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Know Your Arts Advocates: Americans For The Arts' Robert Lynch

According to some estimates, there are as many as 40,000 lobbyists in Washington, D.C., but you don't even need all of your fingers to count how many work on behalf of artists and arts communities (record labels, broadcasting and other corporate interests in the entertainment industry aside). This weekend, a handful of those arts advocates convened in New York City as part of the annual conference for Association of Performing Arts Presenters. We spoke with representatives from the Future of Music Coalition the League of American Orchestras and APAP itself. Here's what some of the tiny number of people who lobby for arts in America have been up to:

Bob Lynch poses for a portrait outside of the Hilton New York during the 2012 Association of Performing Arts Presenters (APAP) conference on Friday, Jan. 6.
Mito Habe-Evans/NPR

ROBERT LYNCH

Organization: Americans for the Arts, whose mission is "to serve, advance and lead the network of organizations and individuals who cultivate, promote, sustain and support the arts in America."

What he does: President and CEO, former registered lobbyist. "I've been with Americans for the Arts for 26 years. I came when it was the National Assembly of Local Arts Agencies in 1985 and ran that organization until we merged with the American Council for the Arts in 1987. In the last decade we've folded in four other organizations: The Arts and Business Council, The Business Committee for the Arts, the State Arts Advocacy League of America and the National Organization for Statewide Assemblies of Arts Agencies."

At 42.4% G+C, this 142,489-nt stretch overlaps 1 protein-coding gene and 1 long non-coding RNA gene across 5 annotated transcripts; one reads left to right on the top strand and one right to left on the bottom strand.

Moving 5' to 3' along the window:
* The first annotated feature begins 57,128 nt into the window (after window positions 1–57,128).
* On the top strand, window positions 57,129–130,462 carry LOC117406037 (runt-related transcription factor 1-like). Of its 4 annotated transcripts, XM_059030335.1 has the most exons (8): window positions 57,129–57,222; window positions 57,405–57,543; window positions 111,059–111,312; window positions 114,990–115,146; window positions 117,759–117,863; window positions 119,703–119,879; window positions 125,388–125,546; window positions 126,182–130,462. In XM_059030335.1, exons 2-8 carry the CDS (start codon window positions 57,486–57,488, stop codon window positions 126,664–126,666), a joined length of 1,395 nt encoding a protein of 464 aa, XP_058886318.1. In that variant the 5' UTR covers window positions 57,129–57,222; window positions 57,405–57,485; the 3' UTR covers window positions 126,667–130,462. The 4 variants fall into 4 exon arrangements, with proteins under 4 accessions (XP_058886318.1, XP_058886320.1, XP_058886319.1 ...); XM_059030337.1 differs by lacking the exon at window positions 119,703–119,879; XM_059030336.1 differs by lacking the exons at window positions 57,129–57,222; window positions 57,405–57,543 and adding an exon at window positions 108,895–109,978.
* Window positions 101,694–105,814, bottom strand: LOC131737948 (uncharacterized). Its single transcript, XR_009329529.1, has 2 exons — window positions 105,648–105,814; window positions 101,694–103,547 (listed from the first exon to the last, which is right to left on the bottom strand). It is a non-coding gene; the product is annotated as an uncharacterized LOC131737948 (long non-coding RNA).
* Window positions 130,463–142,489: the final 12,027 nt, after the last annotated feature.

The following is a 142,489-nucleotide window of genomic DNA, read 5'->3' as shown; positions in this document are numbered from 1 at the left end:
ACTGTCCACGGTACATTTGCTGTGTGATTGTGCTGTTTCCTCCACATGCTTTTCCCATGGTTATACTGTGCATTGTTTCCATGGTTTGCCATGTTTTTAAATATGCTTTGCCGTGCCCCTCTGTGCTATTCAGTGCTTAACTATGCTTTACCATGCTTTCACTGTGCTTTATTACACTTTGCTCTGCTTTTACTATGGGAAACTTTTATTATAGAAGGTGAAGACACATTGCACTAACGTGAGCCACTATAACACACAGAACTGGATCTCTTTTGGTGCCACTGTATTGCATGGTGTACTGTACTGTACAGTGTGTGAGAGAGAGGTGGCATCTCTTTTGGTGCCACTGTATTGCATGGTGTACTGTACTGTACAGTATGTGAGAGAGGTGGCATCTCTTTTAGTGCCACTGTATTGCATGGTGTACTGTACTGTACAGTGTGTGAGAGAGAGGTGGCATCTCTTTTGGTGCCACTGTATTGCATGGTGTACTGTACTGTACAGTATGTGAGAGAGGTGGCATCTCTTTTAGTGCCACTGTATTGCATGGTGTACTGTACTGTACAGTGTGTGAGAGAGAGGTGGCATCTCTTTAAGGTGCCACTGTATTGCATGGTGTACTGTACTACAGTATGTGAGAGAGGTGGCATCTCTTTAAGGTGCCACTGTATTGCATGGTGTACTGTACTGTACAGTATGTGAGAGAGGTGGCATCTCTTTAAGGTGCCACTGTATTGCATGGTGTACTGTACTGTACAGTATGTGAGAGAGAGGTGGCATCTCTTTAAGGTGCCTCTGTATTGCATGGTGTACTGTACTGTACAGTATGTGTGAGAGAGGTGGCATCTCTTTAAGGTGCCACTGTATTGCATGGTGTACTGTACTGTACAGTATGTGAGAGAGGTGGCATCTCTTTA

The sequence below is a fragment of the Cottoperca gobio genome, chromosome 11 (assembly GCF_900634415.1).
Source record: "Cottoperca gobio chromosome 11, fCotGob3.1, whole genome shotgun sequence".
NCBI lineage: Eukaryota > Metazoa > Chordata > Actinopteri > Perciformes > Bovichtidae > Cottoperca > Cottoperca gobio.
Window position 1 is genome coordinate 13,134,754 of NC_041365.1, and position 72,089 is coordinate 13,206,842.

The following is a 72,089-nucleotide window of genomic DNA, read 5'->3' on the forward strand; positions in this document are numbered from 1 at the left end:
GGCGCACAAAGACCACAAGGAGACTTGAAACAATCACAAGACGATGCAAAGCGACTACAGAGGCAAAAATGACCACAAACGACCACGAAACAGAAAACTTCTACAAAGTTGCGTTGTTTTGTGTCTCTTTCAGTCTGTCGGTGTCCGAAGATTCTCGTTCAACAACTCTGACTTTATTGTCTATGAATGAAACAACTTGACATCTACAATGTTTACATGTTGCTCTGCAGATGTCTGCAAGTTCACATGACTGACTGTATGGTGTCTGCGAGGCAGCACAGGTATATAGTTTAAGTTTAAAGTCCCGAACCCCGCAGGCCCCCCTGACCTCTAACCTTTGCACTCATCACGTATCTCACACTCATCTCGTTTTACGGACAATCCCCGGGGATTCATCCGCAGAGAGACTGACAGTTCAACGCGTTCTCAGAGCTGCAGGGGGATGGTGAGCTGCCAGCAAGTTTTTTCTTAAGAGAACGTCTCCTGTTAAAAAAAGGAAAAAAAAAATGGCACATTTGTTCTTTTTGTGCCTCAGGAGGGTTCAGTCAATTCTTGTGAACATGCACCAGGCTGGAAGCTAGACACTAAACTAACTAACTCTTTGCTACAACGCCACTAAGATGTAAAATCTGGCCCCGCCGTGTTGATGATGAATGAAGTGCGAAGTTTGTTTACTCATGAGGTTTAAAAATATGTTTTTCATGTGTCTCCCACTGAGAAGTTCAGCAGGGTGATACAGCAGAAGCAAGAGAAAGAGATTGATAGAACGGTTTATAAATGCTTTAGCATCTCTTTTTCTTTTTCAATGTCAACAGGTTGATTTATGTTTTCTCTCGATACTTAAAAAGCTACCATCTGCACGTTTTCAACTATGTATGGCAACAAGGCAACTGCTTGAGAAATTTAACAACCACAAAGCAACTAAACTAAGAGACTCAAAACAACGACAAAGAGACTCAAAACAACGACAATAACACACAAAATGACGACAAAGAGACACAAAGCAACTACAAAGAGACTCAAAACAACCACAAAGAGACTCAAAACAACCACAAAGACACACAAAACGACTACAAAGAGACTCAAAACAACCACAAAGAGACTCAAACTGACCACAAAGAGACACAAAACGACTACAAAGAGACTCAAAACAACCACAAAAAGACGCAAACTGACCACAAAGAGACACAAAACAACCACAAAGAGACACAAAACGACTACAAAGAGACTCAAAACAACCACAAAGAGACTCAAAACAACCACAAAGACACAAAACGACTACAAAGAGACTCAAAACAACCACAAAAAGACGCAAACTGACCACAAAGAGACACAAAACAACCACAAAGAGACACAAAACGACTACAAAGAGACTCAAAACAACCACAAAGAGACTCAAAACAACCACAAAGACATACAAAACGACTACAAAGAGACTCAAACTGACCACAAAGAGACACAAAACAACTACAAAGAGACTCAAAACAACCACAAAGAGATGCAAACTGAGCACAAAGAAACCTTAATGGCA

Policy Issues: Arts & culture funding, protecting our national heritage, national service for artists, arts education, lifelong learning, tax issues (charitable giving, tax fairness for artists and writers, and deductions for artists' donations of work), arts and cultural exchange, foreign guest artists' visas, health care.

Name an issue that you're working on which will have a significant impact on the musical community: Healthcare for artists, but also advancement of the arts as integral to healthcare and the healing process. "We wanted to find ways to reform healthcare so that artists and workers in the arts industries could find less expensive ways of getting coverage. But more and more we are partnering with organizations like the Society for the Arts in Healthcare, which focus on the benefits of the arts in healing. We co-sponsored a two-day seminar "Arts in Healing for Warriors" with the Society and Walter Reed [National Military Medical Center]. One music therapist talked about the use of music to heal brain dysfunctions — she was also the woman who helped in Congresswoman Gabrielle Gifford's recovery. Right now I don't have any specific legislation in front of me, but we've been asking Congress for more funding for research to look at increasing access to the arts for older Americans and those with Post Traumatic Stress Disorder.

Give us another example where you've hit some serious challenges: The arts in cultural exchange and diplomacy. "I think it is hugely valuable for America to be represented by its artists so that the rest of the world can get to know the best of America better. In terms of our federal government, they don't invest nearly enough in that, even though it has a proven track record going back to the days of Louis Armstrong, Paul Taylor and others traveling the world and being great cultural ambassadors [for the U.S. State Department starting in the 1950s]. The slightly good news is that as we advocate for money, there has been slightly more money over the years.

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